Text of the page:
Stodghill Says So

An opinionated posting on a variety of subjects by a former newspaper reporter and columnist whose daily column was named best in Indiana by UPI. The Blog title is that used in his high school sports predictions for the Muncie Evening Press.

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Location: Cuyahoga Falls, Ohio, United States

At the age of 18 I was a 4th Infantry Division rifleman in the invasion of Normandy, then later was called back for the Korean War. Put in a couple of years as a Pinkerton detective. Much of my life was spent as a newspaper reporter, sports writer and daily columnist. Published three books on high school sports in Ohio and Indiana. I write mystery fiction for Alfred Hitchcock Mystery Magazine and others. Three books, Normandy 1944 - A Young Rifleman's War, The Hoosier Hot Shots, and From Devout Catholic to Communist Agitator are now available from Amazon, Barnes & Noble and other booksellers. So are four collections of short mysteries: Jack Eddy Stories Volumes 1 and 2, Midland Murders, and The Rough Old Stuff From Mike Shayne Mystery Magazine.

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Thursday, July 23, 2009

What's in a Name?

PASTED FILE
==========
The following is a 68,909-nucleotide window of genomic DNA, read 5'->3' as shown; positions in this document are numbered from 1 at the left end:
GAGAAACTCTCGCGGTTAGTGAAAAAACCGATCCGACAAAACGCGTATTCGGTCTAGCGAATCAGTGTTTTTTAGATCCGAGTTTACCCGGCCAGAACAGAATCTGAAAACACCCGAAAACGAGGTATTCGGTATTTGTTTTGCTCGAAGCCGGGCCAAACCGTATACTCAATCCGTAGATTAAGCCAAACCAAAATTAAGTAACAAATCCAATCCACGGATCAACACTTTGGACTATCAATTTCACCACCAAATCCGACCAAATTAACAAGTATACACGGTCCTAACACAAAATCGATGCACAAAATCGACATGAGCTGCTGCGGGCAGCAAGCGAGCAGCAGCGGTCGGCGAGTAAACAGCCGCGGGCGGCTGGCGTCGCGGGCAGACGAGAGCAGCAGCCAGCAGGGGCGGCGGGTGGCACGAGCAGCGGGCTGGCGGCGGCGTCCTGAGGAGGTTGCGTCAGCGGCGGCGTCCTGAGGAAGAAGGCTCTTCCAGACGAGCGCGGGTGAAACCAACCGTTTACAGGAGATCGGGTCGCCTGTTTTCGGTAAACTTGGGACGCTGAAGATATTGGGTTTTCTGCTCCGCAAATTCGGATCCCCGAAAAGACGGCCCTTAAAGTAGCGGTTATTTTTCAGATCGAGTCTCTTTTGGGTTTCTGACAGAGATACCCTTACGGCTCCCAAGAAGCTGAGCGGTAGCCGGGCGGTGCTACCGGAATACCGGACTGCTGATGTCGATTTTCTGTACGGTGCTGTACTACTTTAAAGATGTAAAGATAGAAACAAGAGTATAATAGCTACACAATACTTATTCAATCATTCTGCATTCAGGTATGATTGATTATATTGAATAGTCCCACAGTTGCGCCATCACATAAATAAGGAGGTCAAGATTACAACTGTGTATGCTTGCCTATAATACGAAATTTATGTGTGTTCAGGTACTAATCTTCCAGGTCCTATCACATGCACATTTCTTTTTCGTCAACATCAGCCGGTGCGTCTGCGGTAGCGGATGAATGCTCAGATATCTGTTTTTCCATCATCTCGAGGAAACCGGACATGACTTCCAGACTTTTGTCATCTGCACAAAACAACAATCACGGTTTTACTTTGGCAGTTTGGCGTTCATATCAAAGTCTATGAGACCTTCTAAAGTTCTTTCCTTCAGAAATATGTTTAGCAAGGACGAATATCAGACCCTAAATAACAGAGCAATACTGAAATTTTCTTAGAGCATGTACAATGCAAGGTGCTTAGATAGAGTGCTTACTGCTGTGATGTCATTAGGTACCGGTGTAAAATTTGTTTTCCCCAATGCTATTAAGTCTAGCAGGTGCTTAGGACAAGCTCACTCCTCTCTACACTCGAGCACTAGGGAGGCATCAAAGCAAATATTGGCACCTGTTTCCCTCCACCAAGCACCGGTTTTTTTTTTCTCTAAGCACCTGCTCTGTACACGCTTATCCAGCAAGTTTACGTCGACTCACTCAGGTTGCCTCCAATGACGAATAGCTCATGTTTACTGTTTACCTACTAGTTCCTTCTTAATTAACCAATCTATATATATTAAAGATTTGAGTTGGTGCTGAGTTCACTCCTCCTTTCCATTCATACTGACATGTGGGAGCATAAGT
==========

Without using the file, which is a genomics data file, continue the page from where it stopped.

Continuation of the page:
As a young fellow I developed a liking for odd names. I also liked sports at the high schools and Akron U and they offered a veritable treasure trove of great monikers.
The football team at the municipal college, now a state university, was a poetic pleasure. In the backfield were Al Abdullah and Frankie Zazula. On the line were Mike Fernella and Dominic Patella. The captain was Walt Kominick and playing center was a tough Irishman named Shanty Hogan. I liked Joe Zemla, Andy Maluke and Collie McCombs.
East High athletes had great names. Jim Comedy was a favorite of mine, as was Sam Serves, pronounced service. Walt Gezzar (geezer) and Charley Nurse were fine ones and so were Joe Yen, Willie Lee and Bob Royal. Gene Woodling went on to play baseball for the New York Yankees.
There were good names out at Garfield High, names like Mike Feduniak, Ernie Stadvec and Kenny Batman. It almost seemed unfair to have Batman carrying the football. At South High were Fritz Nagy, Wyndol Grey, Joe Papp and Ara Parseghian. The latter went on to coach Notre Dame football. North featured Ralph Vinceguerra, Tony Campanella and Chuck Palazzo. Central had Felix Latona and at West was Friend Van Fleet.
Latona went on to coach football at his alma mater, then died of a heart attack at practice while still a young man. Van Fleet was killed in WWII.
I have always enjoyed picking names for characters in short stories and novellas. Memory and the Akron phone book ensure a steady supply of the memorable variety, but it's best not to turn on the spell checker.


Blogger STAG said...

I wonder if I am related to Mike Feduniak.

5:52 PM  

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